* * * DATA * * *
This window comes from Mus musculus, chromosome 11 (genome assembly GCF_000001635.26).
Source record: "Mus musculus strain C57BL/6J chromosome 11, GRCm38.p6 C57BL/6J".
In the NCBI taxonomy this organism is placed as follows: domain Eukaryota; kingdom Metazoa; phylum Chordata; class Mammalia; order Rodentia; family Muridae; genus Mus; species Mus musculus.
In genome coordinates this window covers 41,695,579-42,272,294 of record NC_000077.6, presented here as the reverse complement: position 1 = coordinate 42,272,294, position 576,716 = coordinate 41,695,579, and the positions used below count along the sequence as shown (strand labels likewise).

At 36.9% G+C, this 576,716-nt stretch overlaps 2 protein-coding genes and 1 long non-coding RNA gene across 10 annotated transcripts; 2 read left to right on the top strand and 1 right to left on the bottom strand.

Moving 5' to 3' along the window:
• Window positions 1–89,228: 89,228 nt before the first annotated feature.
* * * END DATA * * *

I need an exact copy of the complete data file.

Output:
This window comes from Mus musculus, chromosome 11 (genome assembly GCF_000001635.26).
Source record: "Mus musculus strain C57BL/6J chromosome 11, GRCm38.p6 C57BL/6J".
In the NCBI taxonomy this organism is placed as follows: domain Eukaryota; kingdom Metazoa; phylum Chordata; class Mammalia; order Rodentia; family Muridae; genus Mus; species Mus musculus.
In genome coordinates this window covers 41,695,579-42,272,294 of record NC_000077.6, presented here as the reverse complement: position 1 = coordinate 42,272,294, position 576,716 = coordinate 41,695,579, and the positions used below count along the sequence as shown (strand labels likewise).

At 36.9% G+C, this 576,716-nt stretch overlaps 2 protein-coding genes and 1 long non-coding RNA gene across 10 annotated transcripts; 2 read left to right on the top strand and 1 right to left on the bottom strand.

Moving 5' to 3' along the window:
• Window positions 1–89,228: 89,228 nt before the first annotated feature.